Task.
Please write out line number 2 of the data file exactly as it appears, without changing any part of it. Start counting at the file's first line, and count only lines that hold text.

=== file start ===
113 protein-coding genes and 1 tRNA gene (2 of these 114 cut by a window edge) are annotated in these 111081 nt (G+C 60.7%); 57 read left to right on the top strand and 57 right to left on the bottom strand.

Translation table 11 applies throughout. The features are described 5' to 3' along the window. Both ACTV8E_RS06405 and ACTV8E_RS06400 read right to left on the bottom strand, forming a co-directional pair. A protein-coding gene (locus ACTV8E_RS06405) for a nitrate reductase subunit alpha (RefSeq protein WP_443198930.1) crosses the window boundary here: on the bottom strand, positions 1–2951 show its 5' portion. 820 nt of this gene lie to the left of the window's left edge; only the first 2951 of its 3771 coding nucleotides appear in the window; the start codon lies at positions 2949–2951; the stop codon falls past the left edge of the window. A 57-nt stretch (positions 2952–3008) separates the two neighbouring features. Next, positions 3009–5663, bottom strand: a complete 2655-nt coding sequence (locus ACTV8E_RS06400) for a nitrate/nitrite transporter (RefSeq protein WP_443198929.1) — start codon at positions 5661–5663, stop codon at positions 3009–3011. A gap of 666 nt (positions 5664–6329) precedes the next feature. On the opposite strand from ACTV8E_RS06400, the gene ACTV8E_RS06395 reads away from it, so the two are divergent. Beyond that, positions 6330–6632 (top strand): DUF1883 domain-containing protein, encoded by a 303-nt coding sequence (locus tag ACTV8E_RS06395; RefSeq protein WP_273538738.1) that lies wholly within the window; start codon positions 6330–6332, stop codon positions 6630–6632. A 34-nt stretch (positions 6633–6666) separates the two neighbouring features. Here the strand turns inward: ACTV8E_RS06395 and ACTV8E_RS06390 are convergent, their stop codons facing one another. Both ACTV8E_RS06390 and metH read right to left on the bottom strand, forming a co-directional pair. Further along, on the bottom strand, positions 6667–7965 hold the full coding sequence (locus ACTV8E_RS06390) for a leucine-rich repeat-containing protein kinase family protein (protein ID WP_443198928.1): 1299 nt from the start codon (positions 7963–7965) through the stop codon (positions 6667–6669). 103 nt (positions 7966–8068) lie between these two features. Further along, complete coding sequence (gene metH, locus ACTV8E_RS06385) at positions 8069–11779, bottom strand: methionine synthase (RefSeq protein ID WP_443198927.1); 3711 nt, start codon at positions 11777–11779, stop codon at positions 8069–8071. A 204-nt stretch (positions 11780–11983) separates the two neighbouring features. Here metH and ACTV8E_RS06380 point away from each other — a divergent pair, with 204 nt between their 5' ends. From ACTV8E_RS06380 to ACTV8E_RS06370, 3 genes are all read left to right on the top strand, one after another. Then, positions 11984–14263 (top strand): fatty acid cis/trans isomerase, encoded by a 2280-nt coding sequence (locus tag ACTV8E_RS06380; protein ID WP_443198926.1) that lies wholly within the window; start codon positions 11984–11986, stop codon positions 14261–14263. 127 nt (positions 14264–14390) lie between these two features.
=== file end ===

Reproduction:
Translation table 11 applies throughout. The features are described 5' to 3' along the window. Both ACTV8E_RS06405 and ACTV8E_RS06400 read right to left on the bottom strand, forming a co-directional pair. A protein-coding gene (locus ACTV8E_RS06405) for a nitrate reductase subunit alpha (RefSeq protein WP_443198930.1) crosses the window boundary here: on the bottom strand, positions 1–2951 show its 5' portion. 820 nt of this gene lie to the left of the window's left edge; only the first 2951 of its 3771 coding nucleotides appear in the window; the start codon lies at positions 2949–2951; the stop codon falls past the left edge of the window. A 57-nt stretch (positions 2952–3008) separates the two neighbouring features. Next, positions 3009–5663, bottom strand: a complete 2655-nt coding sequence (locus ACTV8E_RS06400) for a nitrate/nitrite transporter (RefSeq protein WP_443198929.1) — start codon at positions 5661–5663, stop codon at positions 3009–3011. A gap of 666 nt (positions 5664–6329) precedes the next feature. On the opposite strand from ACTV8E_RS06400, the gene ACTV8E_RS06395 reads away from it, so the two are divergent. Beyond that, positions 6330–6632 (top strand): DUF1883 domain-containing protein, encoded by a 303-nt coding sequence (locus tag ACTV8E_RS06395; RefSeq protein WP_273538738.1) that lies wholly within the window; start codon positions 6330–6332, stop codon positions 6630–6632. A 34-nt stretch (positions 6633–6666) separates the two neighbouring features. Here the strand turns inward: ACTV8E_RS06395 and ACTV8E_RS06390 are convergent, their stop codons facing one another. Both ACTV8E_RS06390 and metH read right to left on the bottom strand, forming a co-directional pair. Further along, on the bottom strand, positions 6667–7965 hold the full coding sequence (locus ACTV8E_RS06390) for a leucine-rich repeat-containing protein kinase family protein (protein ID WP_443198928.1): 1299 nt from the start codon (positions 7963–7965) through the stop codon (positions 6667–6669). 103 nt (positions 7966–8068) lie between these two features. Further along, complete coding sequence (gene metH, locus ACTV8E_RS06385) at positions 8069–11779, bottom strand: methionine synthase (RefSeq protein ID WP_443198927.1); 3711 nt, start codon at positions 11777–11779, stop codon at positions 8069–8071. A 204-nt stretch (positions 11780–11983) separates the two neighbouring features. Here metH and ACTV8E_RS06380 point away from each other — a divergent pair, with 204 nt between their 5' ends. From ACTV8E_RS06380 to ACTV8E_RS06370, 3 genes are all read left to right on the top strand, one after another. Then, positions 11984–14263 (top strand): fatty acid cis/trans isomerase, encoded by a 2280-nt coding sequence (locus tag ACTV8E_RS06380; protein ID WP_443198926.1) that lies wholly within the window; start codon positions 11984–11986, stop codon positions 14261–14263. 127 nt (positions 14264–14390) lie between these two features.